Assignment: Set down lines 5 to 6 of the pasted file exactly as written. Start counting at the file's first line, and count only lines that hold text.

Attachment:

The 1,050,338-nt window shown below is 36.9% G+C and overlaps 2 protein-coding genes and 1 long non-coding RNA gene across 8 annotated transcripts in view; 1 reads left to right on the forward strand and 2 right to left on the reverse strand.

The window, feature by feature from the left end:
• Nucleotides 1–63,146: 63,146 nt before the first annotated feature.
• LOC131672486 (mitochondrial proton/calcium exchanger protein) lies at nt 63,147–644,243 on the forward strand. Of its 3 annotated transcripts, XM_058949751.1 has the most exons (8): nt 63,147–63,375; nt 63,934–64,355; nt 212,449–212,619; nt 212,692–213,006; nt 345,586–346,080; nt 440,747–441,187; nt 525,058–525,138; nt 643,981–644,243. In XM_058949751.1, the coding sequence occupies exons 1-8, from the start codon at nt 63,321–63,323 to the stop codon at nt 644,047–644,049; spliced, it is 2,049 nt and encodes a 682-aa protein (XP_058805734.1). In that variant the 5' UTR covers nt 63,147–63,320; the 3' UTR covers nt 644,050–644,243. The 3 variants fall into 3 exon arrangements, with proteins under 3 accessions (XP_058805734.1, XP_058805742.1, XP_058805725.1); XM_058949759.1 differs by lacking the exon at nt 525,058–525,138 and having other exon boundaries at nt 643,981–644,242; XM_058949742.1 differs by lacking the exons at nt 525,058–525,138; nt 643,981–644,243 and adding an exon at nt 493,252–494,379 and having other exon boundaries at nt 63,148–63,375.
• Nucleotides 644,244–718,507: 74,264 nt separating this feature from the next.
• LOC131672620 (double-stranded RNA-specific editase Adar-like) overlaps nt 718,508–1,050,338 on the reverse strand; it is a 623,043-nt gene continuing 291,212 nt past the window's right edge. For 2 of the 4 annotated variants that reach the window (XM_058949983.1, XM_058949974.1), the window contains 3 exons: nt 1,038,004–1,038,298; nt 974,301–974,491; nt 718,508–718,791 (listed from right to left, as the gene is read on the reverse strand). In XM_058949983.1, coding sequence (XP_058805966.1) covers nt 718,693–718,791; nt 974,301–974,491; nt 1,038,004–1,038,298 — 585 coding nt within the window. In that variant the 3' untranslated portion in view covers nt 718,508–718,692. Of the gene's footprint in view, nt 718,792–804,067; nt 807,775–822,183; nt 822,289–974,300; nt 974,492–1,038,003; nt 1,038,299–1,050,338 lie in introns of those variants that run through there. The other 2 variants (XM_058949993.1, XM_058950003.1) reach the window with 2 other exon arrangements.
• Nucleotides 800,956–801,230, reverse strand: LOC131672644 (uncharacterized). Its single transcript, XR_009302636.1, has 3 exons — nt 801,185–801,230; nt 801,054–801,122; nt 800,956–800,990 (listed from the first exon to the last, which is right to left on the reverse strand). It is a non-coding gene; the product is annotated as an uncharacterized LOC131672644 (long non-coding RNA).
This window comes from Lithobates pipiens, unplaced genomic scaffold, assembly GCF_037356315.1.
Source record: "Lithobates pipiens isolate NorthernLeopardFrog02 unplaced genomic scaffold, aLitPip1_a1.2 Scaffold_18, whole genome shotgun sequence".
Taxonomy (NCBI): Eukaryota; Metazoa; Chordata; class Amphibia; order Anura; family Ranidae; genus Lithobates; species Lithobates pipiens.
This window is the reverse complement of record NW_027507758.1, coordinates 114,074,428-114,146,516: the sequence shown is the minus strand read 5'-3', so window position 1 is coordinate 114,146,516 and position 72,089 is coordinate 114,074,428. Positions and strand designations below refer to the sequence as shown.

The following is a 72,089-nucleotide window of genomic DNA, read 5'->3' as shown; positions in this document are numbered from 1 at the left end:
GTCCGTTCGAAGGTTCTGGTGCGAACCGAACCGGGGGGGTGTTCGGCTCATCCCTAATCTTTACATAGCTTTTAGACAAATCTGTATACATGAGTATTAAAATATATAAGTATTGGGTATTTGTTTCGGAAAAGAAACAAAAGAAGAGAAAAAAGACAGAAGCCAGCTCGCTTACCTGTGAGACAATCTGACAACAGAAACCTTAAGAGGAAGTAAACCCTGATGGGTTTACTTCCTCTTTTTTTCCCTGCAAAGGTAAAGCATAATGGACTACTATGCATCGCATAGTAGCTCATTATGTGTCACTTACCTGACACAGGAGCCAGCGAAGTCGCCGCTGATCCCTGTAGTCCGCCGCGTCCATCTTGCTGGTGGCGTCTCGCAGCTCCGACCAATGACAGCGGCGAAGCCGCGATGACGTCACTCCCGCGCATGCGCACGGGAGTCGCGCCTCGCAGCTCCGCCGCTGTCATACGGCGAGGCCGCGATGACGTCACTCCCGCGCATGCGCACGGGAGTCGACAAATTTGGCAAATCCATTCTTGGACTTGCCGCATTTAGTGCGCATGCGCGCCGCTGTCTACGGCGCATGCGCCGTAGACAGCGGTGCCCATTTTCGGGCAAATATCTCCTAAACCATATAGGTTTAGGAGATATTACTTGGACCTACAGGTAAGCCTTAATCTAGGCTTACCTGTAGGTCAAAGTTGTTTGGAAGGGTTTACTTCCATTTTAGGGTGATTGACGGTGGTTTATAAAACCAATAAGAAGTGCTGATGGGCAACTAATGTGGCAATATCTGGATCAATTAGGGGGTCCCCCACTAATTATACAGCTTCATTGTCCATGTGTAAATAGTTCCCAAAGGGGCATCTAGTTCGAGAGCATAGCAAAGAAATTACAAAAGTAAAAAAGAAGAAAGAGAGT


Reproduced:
• Nucleotides 644,244–718,507: 74,264 nt separating this feature from the next.
• LOC131672620 (double-stranded RNA-specific editase Adar-like) overlaps nt 718,508–1,050,338 on the reverse strand; it is a 623,043-nt gene continuing 291,212 nt past the window's right edge. For 2 of the 4 annotated variants that reach the window (XM_058949983.1, XM_058949974.1), the window contains 3 exons: nt 1,038,004–1,038,298; nt 974,301–974,491; nt 718,508–718,791 (listed from right to left, as the gene is read on the reverse strand). In XM_058949983.1, coding sequence (XP_058805966.1) covers nt 718,693–718,791; nt 974,301–974,491; nt 1,038,004–1,038,298 — 585 coding nt within the window. In that variant the 3' untranslated portion in view covers nt 718,508–718,692. Of the gene's footprint in view, nt 718,792–804,067; nt 807,775–822,183; nt 822,289–974,300; nt 974,492–1,038,003; nt 1,038,299–1,050,338 lie in introns of those variants that run through there. The other 2 variants (XM_058949993.1, XM_058950003.1) reach the window with 2 other exon arrangements.